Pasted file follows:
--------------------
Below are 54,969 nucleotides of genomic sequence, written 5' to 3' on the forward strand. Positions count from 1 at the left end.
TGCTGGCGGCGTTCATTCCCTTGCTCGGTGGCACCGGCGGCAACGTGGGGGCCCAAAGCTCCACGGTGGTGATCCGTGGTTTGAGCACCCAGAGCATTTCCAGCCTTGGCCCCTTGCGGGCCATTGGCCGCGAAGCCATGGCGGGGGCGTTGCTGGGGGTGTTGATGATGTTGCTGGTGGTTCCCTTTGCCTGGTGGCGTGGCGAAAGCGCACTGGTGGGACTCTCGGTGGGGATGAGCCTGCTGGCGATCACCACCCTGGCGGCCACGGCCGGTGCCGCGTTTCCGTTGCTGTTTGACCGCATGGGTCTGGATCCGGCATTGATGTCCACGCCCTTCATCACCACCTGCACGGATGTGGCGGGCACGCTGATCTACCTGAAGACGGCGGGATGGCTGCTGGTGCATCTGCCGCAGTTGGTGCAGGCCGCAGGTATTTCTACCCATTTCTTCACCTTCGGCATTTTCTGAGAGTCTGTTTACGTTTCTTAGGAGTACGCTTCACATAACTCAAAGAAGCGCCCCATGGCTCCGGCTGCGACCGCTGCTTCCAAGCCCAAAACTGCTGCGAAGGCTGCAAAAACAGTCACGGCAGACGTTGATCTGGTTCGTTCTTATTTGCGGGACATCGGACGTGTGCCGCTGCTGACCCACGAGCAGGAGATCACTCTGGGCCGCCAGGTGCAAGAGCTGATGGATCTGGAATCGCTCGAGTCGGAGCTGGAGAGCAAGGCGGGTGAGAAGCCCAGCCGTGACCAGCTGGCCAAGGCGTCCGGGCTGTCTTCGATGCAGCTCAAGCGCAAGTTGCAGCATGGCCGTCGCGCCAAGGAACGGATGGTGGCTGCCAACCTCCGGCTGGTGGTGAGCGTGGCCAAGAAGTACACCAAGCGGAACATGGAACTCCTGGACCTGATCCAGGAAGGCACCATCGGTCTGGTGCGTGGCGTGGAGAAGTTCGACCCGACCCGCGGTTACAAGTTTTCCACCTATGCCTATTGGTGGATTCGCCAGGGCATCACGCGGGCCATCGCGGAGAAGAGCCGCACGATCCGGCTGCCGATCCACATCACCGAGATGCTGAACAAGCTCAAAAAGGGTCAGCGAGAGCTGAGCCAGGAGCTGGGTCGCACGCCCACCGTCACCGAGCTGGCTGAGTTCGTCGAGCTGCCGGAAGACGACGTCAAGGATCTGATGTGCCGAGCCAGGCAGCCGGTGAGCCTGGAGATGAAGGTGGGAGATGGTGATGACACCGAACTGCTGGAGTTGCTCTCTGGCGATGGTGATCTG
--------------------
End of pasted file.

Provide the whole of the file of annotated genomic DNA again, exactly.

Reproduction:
Below are 54,969 nucleotides of genomic sequence, written 5' to 3' on the forward strand. Positions count from 1 at the left end.
TGCTGGCGGCGTTCATTCCCTTGCTCGGTGGCACCGGCGGCAACGTGGGGGCCCAAAGCTCCACGGTGGTGATCCGTGGTTTGAGCACCCAGAGCATTTCCAGCCTTGGCCCCTTGCGGGCCATTGGCCGCGAAGCCATGGCGGGGGCGTTGCTGGGGGTGTTGATGATGTTGCTGGTGGTTCCCTTTGCCTGGTGGCGTGGCGAAAGCGCACTGGTGGGACTCTCGGTGGGGATGAGCCTGCTGGCGATCACCACCCTGGCGGCCACGGCCGGTGCCGCGTTTCCGTTGCTGTTTGACCGCATGGGTCTGGATCCGGCATTGATGTCCACGCCCTTCATCACCACCTGCACGGATGTGGCGGGCACGCTGATCTACCTGAAGACGGCGGGATGGCTGCTGGTGCATCTGCCGCAGTTGGTGCAGGCCGCAGGTATTTCTACCCATTTCTTCACCTTCGGCATTTTCTGAGAGTCTGTTTACGTTTCTTAGGAGTACGCTTCACATAACTCAAAGAAGCGCCCCATGGCTCCGGCTGCGACCGCTGCTTCCAAGCCCAAAACTGCTGCGAAGGCTGCAAAAACAGTCACGGCAGACGTTGATCTGGTTCGTTCTTATTTGCGGGACATCGGACGTGTGCCGCTGCTGACCCACGAGCAGGAGATCACTCTGGGCCGCCAGGTGCAAGAGCTGATGGATCTGGAATCGCTCGAGTCGGAGCTGGAGAGCAAGGCGGGTGAGAAGCCCAGCCGTGACCAGCTGGCCAAGGCGTCCGGGCTGTCTTCGATGCAGCTCAAGCGCAAGTTGCAGCATGGCCGTCGCGCCAAGGAACGGATGGTGGCTGCCAACCTCCGGCTGGTGGTGAGCGTGGCCAAGAAGTACACCAAGCGGAACATGGAACTCCTGGACCTGATCCAGGAAGGCACCATCGGTCTGGTGCGTGGCGTGGAGAAGTTCGACCCGACCCGCGGTTACAAGTTTTCCACCTATGCCTATTGGTGGATTCGCCAGGGCATCACGCGGGCCATCGCGGAGAAGAGCCGCACGATCCGGCTGCCGATCCACATCACCGAGATGCTGAACAAGCTCAAAAAGGGTCAGCGAGAGCTGAGCCAGGAGCTGGGTCGCACGCCCACCGTCACCGAGCTGGCTGAGTTCGTCGAGCTGCCGGAAGACGACGTCAAGGATCTGATGTGCCGAGCCAGGCAGCCGGTGAGCCTGGAGATGAAGGTGGGAGATGGTGATGACACCGAACTGCTGGAGTTGCTCTCTGGCGATGGTGATCTG